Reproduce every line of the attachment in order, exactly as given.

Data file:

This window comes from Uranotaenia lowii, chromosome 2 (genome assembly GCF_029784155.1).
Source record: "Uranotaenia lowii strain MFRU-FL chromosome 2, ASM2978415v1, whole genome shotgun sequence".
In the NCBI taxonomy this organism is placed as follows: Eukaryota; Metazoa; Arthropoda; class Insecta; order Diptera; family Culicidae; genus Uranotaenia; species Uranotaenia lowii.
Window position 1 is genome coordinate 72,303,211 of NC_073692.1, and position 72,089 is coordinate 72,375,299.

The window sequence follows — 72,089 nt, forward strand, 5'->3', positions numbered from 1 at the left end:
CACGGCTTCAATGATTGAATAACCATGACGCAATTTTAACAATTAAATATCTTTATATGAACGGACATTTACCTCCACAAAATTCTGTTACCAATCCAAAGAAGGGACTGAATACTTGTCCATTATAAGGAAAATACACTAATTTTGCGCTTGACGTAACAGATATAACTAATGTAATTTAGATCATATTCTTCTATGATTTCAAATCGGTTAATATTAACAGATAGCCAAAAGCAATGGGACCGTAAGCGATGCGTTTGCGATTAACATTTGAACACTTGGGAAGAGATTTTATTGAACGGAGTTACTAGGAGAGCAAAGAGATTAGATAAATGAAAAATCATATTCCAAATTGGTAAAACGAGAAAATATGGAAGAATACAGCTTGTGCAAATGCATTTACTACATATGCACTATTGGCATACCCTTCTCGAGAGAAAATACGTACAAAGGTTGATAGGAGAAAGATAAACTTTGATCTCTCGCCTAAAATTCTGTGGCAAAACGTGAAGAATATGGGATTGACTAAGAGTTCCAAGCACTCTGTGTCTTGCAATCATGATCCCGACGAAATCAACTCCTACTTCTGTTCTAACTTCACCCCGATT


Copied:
This window comes from Uranotaenia lowii, chromosome 2 (genome assembly GCF_029784155.1).
Source record: "Uranotaenia lowii strain MFRU-FL chromosome 2, ASM2978415v1, whole genome shotgun sequence".
In the NCBI taxonomy this organism is placed as follows: Eukaryota; Metazoa; Arthropoda; class Insecta; order Diptera; family Culicidae; genus Uranotaenia; species Uranotaenia lowii.
Window position 1 is genome coordinate 72,303,211 of NC_073692.1, and position 72,089 is coordinate 72,375,299.

The window sequence follows — 72,089 nt, forward strand, 5'->3', positions numbered from 1 at the left end:
CACGGCTTCAATGATTGAATAACCATGACGCAATTTTAACAATTAAATATCTTTATATGAACGGACATTTACCTCCACAAAATTCTGTTACCAATCCAAAGAAGGGACTGAATACTTGTCCATTATAAGGAAAATACACTAATTTTGCGCTTGACGTAACAGATATAACTAATGTAATTTAGATCATATTCTTCTATGATTTCAAATCGGTTAATATTAACAGATAGCCAAAAGCAATGGGACCGTAAGCGATGCGTTTGCGATTAACATTTGAACACTTGGGAAGAGATTTTATTGAACGGAGTTACTAGGAGAGCAAAGAGATTAGATAAATGAAAAATCATATTCCAAATTGGTAAAACGAGAAAATATGGAAGAATACAGCTTGTGCAAATGCATTTACTACATATGCACTATTGGCATACCCTTCTCGAGAGAAAATACGTACAAAGGTTGATAGGAGAAAGATAAACTTTGATCTCTCGCCTAAAATTCTGTGGCAAAACGTGAAGAATATGGGATTGACTAAGAGTTCCAAGCACTCTGTGTCTTGCAATCATGATCCCGACGAAATCAACTCCTACTTCTGTTCTAACTTCACCCCGATT